a. Termination and/or Assignability: Investors shall have the right to exit the CSP through one of the following methods:

i. The governing contract shall include a buyout provision allowing the Investor to exit the CSP upon notice not to exceed three months and the Issuer shall repurchase the interest or the photovoltaic panel at the current l 1ir market value: or

ii. The governing contract shall provide the Investor the right to transfer or assign his or her interest in the CSP with no penalty or fee applied: provided, however, that such assignment shall conform to the Public Service Board's standards and procedures for net metering systems, as well as the participating utility's rules and regulations for electric service.

b. Payments Under Contract: The front page of the governing contract shall provide a summation of the total payments to be made over the full term of the contract.

c. Legend: The front page of the governing contract shall provide the following legend in capitalized. bold, 12-point font:

THIS AGREEMENT, AND YOUR PAYMENTS MADE HEREUNDER, ENTITLE YOU SOLELY TO NET METERING CREDITS, WHICH MAY ONLY BE USED TOWARD YOUR PERSONAL CONSUMPTION OF ELECTRICITY. YOUR NET COST OF ELECTRICITY MAY BE REDUCED AS A RESULT OF ENTERING INTO THIS AGREEMENT DEPENDING ON THE AMOUNT OF ELECTRICITY GENERA TED BY THE SYSTEM AND FLUCTUATIONS IN THE MARKET PRICE FOR EL.ECTRICITY. HOWEVER, YOU WILL NOT OTHERWISE BE ENTITLED TO ANY PROFIT (THROUGH EARNINGS, CAPITAL APPRECIATION OR OTHERWISE) RELATED TO THE COMMUNITY SOLAR PROJECT OR ENTERING INTO THIS AGREEMENT.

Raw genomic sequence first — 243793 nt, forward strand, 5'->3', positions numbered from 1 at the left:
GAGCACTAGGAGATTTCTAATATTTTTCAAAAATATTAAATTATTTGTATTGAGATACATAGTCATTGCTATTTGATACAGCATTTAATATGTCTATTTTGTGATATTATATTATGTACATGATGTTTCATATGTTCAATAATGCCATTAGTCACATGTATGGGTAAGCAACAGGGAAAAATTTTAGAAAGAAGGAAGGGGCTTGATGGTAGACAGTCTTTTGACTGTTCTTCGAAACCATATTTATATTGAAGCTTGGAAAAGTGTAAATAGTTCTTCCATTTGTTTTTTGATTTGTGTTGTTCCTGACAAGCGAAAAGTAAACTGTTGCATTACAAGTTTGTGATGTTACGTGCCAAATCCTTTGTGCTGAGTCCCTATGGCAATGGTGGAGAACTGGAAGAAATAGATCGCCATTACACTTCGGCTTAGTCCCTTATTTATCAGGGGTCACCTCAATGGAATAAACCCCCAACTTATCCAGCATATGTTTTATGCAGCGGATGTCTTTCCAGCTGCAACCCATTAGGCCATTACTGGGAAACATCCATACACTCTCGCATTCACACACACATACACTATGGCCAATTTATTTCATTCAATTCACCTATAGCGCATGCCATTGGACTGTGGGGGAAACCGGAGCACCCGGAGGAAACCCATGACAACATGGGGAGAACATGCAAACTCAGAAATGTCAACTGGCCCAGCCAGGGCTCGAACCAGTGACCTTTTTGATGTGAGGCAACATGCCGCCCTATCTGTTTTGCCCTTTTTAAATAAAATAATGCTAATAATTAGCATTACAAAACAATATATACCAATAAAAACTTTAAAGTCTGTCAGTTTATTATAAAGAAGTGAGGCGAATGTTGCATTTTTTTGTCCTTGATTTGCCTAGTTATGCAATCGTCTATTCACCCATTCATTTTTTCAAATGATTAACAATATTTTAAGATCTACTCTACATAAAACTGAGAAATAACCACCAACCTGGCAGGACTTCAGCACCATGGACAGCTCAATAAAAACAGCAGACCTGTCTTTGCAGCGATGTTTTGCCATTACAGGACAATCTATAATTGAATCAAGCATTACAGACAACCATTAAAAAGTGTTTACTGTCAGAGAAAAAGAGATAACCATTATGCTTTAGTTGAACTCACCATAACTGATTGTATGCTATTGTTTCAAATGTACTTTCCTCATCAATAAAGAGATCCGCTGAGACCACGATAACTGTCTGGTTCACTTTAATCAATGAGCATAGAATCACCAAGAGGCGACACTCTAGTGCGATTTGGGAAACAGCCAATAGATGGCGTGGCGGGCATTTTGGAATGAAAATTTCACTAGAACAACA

d. Clear and Prominent Disclosure:

i. Comprehensive disclosure materials shall be provided, either as part of or accompanying the governing contract, detailing clearly and prominently the potential costs and risks of participating in the CSP.

ii. All marketing and advertising materials shall clearly and prominently contain a risk disclosure substantively similar to the following: ''Participating in this project involves risk of loss that an investor should be prepared to bear. Please contact [provide Issuer's contact information] for the disclosure documents containing a full description of such risk";

iii. The disclosure materials provided shall clearly and prominently disclose which party shall be entitled to applicable federal, state and local tax credits or rebates, if any:

iv. The disclosure materials provided shall clearly and prominently disclose which party shall be responsible for property taxes and other federal, state or local tax levies, if any;